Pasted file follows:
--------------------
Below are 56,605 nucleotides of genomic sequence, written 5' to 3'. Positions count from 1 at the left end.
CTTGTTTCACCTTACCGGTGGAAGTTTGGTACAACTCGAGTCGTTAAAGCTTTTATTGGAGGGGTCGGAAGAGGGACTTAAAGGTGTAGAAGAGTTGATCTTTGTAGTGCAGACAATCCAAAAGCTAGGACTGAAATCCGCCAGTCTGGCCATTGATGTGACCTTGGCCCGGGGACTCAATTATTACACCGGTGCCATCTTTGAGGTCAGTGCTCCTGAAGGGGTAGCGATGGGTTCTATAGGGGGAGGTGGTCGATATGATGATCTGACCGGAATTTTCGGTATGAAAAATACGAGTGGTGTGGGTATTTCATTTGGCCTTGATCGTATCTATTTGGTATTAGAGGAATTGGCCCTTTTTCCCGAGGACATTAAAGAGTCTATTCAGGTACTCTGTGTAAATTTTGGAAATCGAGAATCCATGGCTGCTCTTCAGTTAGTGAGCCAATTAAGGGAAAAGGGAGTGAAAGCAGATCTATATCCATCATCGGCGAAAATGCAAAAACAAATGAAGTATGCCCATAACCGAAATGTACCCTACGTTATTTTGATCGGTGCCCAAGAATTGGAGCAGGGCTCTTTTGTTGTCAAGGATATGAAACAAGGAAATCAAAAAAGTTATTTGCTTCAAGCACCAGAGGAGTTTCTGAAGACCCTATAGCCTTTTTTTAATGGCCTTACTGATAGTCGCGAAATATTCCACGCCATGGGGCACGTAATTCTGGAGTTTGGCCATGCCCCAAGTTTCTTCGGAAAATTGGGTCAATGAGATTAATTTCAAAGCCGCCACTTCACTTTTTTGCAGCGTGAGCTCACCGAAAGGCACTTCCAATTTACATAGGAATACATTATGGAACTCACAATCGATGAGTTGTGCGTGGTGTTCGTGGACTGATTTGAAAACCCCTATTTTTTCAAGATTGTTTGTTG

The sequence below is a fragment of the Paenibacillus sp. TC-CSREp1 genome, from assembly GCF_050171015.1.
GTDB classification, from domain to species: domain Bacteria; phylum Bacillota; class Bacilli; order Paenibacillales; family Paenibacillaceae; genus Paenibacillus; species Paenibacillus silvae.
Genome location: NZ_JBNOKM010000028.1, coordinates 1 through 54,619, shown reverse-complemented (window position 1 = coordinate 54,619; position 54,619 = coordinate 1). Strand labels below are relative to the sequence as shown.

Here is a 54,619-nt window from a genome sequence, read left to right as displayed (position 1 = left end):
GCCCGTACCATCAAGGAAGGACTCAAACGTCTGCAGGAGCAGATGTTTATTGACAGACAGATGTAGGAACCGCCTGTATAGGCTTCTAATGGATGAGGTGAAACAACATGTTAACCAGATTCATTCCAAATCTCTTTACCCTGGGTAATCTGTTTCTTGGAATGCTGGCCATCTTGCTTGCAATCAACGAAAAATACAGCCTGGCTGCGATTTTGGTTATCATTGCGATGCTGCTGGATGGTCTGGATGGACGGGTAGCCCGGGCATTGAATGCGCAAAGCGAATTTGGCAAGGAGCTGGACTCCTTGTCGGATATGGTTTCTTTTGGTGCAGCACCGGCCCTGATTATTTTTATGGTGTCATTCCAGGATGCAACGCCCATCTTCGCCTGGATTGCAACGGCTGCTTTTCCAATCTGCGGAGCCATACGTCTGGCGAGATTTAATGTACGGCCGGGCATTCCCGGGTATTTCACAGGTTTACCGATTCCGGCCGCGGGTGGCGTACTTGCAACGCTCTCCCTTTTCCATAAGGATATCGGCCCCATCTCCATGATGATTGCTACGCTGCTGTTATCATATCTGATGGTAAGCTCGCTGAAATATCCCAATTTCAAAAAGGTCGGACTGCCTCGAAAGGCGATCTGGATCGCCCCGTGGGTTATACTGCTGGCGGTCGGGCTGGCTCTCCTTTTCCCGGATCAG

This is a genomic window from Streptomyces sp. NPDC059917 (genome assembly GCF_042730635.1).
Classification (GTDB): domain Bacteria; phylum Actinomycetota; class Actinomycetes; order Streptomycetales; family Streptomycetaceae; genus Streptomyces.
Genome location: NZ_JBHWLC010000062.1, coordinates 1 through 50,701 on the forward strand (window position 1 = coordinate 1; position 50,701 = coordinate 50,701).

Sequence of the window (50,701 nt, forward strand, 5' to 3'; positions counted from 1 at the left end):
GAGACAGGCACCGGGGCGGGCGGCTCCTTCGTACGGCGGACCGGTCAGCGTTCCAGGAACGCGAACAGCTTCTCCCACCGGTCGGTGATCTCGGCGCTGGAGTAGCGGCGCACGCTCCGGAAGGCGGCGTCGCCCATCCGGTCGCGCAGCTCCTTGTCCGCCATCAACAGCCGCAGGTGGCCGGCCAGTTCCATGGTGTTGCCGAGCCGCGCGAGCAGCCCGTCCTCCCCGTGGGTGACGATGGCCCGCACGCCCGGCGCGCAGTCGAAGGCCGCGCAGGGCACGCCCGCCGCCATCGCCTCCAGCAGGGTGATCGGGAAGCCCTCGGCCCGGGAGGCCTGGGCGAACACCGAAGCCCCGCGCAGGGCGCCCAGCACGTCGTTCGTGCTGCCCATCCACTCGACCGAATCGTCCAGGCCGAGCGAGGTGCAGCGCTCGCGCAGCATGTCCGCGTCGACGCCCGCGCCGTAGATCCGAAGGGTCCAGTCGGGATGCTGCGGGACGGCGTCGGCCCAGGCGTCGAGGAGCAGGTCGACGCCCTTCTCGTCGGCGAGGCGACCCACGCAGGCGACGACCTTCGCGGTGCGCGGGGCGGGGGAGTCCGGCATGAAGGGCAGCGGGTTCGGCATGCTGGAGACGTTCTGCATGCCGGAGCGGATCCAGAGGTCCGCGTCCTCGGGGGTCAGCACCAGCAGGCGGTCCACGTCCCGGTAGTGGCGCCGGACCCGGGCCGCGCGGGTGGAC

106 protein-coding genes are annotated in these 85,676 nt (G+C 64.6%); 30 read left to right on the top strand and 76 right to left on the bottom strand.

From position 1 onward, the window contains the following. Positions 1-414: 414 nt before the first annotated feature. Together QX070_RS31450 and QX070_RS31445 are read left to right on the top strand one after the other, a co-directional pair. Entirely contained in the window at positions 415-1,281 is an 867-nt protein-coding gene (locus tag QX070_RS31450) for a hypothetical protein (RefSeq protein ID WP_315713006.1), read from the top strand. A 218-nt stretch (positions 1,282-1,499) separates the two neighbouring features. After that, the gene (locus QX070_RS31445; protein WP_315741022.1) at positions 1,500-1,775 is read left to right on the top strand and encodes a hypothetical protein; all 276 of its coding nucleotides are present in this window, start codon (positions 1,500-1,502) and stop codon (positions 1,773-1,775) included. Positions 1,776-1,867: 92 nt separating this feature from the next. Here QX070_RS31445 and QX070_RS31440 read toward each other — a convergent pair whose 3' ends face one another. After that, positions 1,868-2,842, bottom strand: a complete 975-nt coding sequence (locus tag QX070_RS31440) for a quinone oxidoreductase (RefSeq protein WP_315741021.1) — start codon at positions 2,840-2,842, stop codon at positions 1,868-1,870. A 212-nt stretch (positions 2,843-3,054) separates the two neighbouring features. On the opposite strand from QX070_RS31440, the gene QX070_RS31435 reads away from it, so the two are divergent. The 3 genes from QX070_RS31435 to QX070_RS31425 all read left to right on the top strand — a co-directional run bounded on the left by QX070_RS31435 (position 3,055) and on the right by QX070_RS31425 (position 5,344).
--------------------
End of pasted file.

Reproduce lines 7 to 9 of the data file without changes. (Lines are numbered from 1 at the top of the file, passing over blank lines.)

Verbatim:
GCCCGTACCATCAAGGAAGGACTCAAACGTCTGCAGGAGCAGATGTTTATTGACAGACAGATGTAGGAACCGCCTGTATAGGCTTCTAATGGATGAGGTGAAACAACATGTTAACCAGATTCATTCCAAATCTCTTTACCCTGGGTAATCTGTTTCTTGGAATGCTGGCCATCTTGCTTGCAATCAACGAAAAATACAGCCTGGCTGCGATTTTGGTTATCATTGCGATGCTGCTGGATGGTCTGGATGGACGGGTAGCCCGGGCATTGAATGCGCAAAGCGAATTTGGCAAGGAGCTGGACTCCTTGTCGGATATGGTTTCTTTTGGTGCAGCACCGGCCCTGATTATTTTTATGGTGTCATTCCAGGATGCAACGCCCATCTTCGCCTGGATTGCAACGGCTGCTTTTCCAATCTGCGGAGCCATACGTCTGGCGAGATTTAATGTACGGCCGGGCATTCCCGGGTATTTCACAGGTTTACCGATTCCGGCCGCGGGTGGCGTACTTGCAACGCTCTCCCTTTTCCATAAGGATATCGGCCCCATCTCCATGATGATTGCTACGCTGCTGTTATCATATCTGATGGTAAGCTCGCTGAAATATCCCAATTTCAAAAAGGTCGGACTGCCTCGAAAGGCGATCTGGATCGCCCCGTGGGTTATACTGCTGGCGGTCGGGCTGGCTCTCCTTTTCCCGGATCAG

This is a genomic window from Streptomyces sp. NPDC059917 (genome assembly GCF_042730635.1).
Classification (GTDB): domain Bacteria; phylum Actinomycetota; class Actinomycetes; order Streptomycetales; family Streptomycetaceae; genus Streptomyces.